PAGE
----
4. Self advocate: You are number 1. Pause right now and say: I am number 1. No-one will ever advocate for you the way you can for yourself. It is not your partner’s job (or your parent’s or your child’s) to fight for your happiness and well being everyday; though many partners do. The onus is on you to fight for your own satisfaction. For me, self advocacy looks like asking for help and speaking my truth. When I say speaking my truth I don’t mean it as a free pass to be rude to people. But if I want something or want to do something, then I will speak up and put it out there in the universe. A year ago, when I knew I wasn’t passionate about my career anymore, the only thing I thought of was “be grateful you have a business, don’t burden others.” I spoke to myself negatively and thought about the impact my feelings would make on my surroundings instead of focusing on myself and what I truly wanted. When I finally made the decision this year to sell my business and focus on my own happiness, I was surprised to find support in my friends and family. It shouldn’t have been surprising but even if I didn’t have their support, I had to advocate for myself and make a decision that ultimately honored my self care. The most I put things out into the universe and prioritize myself, the more authentic connections I make with the people around me.

  5. Do the hard thing: Self care doesn’t always look like luxurious mani pedis and $100 facials. Sometimes self care looks like doing the hard thing that will reward you and your happiness. My hard but rewarding thing is exercise. The idea of a difficult and sweaty workout session doesn’t exactly fill me with joy, but focusing on the multitude of benefits it brings me gets me running to the gym 3 times a week. At the end of the day, self care is all about taking care of ourseleves. I love food and cooking and absolutely reject diet culture. So to keep my body healthy and my serotonin levels high, I need to get consistent exercise. By exercising, I am taking care of myself in every sense of the word. I am doing good for my body, I’m helping regulate my sleep, I’m giving myself an energy boost and I’m controlling some of my anxiety. The hard thing for you could be signing up for therapy or joining a support group. It could be scheduling time away from your family to reboot, it could be anything that you find hard to do, but know will be better for you in the long run. Doing the hard thing is giving me huge benefits so for the sake of self care, I’m doing the hard thing.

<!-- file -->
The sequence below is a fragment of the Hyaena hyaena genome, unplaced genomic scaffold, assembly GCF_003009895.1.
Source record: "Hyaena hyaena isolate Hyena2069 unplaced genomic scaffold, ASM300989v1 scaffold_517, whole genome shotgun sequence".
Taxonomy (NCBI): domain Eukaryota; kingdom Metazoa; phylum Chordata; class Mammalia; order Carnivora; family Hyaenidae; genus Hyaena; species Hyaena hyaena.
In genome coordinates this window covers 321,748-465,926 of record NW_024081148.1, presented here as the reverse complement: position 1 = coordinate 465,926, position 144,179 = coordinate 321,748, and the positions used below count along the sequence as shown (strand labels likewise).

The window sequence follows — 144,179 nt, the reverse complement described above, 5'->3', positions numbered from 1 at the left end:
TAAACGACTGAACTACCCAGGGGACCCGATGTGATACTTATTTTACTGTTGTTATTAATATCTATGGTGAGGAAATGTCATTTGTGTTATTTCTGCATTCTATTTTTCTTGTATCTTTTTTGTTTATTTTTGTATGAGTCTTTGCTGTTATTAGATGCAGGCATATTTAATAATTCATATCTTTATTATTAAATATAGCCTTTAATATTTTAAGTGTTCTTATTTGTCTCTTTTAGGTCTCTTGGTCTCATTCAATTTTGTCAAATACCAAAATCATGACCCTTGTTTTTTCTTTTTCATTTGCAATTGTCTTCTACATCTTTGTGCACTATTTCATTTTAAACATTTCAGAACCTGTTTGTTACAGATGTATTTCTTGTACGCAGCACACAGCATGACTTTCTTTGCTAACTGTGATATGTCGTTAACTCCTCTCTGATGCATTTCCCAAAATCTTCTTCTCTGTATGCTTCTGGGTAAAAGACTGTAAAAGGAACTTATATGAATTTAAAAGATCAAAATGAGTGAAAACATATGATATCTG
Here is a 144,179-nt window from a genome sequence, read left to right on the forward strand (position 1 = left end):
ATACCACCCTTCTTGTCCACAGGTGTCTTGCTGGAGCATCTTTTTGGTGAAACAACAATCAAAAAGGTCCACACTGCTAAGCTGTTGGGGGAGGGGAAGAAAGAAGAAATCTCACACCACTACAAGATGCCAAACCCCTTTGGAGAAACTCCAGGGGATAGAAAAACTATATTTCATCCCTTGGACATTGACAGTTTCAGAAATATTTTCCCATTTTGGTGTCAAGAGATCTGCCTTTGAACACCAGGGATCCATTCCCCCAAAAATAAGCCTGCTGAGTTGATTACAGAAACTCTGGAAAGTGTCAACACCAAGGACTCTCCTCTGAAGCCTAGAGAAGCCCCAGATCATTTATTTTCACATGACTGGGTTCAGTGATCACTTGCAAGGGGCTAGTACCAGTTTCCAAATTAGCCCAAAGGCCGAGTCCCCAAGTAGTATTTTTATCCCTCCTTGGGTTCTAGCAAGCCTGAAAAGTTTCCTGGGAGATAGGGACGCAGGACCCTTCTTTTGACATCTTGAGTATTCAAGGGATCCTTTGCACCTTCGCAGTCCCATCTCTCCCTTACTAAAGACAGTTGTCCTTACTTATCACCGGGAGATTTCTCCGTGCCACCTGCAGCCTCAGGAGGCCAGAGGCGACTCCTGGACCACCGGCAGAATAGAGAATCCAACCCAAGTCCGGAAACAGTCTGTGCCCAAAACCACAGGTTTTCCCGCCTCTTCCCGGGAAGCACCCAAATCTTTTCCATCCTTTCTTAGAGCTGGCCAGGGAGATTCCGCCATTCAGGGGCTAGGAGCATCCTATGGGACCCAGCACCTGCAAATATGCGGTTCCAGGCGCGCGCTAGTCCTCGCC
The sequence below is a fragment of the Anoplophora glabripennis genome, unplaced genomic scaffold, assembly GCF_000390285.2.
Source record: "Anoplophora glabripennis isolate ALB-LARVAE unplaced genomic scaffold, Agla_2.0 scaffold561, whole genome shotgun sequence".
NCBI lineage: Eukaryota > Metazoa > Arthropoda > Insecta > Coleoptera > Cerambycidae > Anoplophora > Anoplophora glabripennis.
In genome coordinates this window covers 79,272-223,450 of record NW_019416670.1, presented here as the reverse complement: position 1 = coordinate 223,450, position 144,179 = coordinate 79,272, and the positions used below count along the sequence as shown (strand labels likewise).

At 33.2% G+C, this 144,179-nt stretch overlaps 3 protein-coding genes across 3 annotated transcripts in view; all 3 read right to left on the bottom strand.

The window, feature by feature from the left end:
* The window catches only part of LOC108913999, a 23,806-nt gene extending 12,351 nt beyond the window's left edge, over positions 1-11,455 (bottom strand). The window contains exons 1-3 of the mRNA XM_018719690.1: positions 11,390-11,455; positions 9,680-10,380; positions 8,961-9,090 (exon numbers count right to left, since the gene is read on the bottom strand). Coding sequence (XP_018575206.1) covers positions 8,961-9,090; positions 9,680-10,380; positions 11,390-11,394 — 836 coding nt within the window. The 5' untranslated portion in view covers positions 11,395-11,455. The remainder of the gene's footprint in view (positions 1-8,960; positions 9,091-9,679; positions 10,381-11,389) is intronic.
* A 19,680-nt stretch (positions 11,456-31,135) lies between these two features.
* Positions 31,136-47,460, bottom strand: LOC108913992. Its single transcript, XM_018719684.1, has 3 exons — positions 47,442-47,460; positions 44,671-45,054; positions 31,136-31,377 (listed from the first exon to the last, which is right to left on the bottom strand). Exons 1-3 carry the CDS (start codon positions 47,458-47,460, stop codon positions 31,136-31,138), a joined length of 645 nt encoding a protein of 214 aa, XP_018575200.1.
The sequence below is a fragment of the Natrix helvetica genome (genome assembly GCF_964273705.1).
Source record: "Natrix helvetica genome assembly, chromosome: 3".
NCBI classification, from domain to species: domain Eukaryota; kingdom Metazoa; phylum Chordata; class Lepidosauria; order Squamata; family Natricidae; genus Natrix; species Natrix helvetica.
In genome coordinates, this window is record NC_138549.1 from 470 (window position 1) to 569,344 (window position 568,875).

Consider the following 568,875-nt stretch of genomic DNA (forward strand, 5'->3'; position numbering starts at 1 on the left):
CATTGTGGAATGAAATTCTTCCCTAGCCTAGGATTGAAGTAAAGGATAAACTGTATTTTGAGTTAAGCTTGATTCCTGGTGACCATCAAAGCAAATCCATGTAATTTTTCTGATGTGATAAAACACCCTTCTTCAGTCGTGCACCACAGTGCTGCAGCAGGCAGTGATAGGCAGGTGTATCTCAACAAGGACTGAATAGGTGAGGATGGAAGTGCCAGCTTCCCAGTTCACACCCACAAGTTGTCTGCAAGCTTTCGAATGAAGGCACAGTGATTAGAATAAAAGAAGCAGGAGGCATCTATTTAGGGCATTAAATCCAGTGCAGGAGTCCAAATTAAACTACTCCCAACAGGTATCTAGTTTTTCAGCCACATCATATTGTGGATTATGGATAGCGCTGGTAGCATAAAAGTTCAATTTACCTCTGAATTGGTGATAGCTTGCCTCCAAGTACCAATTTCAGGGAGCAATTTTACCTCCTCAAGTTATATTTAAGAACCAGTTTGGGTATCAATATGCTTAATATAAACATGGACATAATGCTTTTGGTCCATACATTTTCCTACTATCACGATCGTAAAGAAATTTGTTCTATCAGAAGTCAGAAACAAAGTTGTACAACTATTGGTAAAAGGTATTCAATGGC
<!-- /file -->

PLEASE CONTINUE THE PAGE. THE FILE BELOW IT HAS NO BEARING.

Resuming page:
A perfect example of someone in my life who has mastered the art of self care is my husband, who is also my role model. My husband is very in tune with himself and is the most emotionally mature person I know. He is very easy going but also very good at self advocacy and self care. He speaks his mind and people respect him for it. He is well liked for being honest and respecting himself. He unapologetically pursues his passions and works hard everyday to achieve his dreams. His passion is so pure, and his sense of self so great that people around him naturally want to help him. If he had thought of himself as a burden then he wouldn’t be where he is now. I always tell him I want to be him when I grow up, now I’m on my journey to finally “grow up”.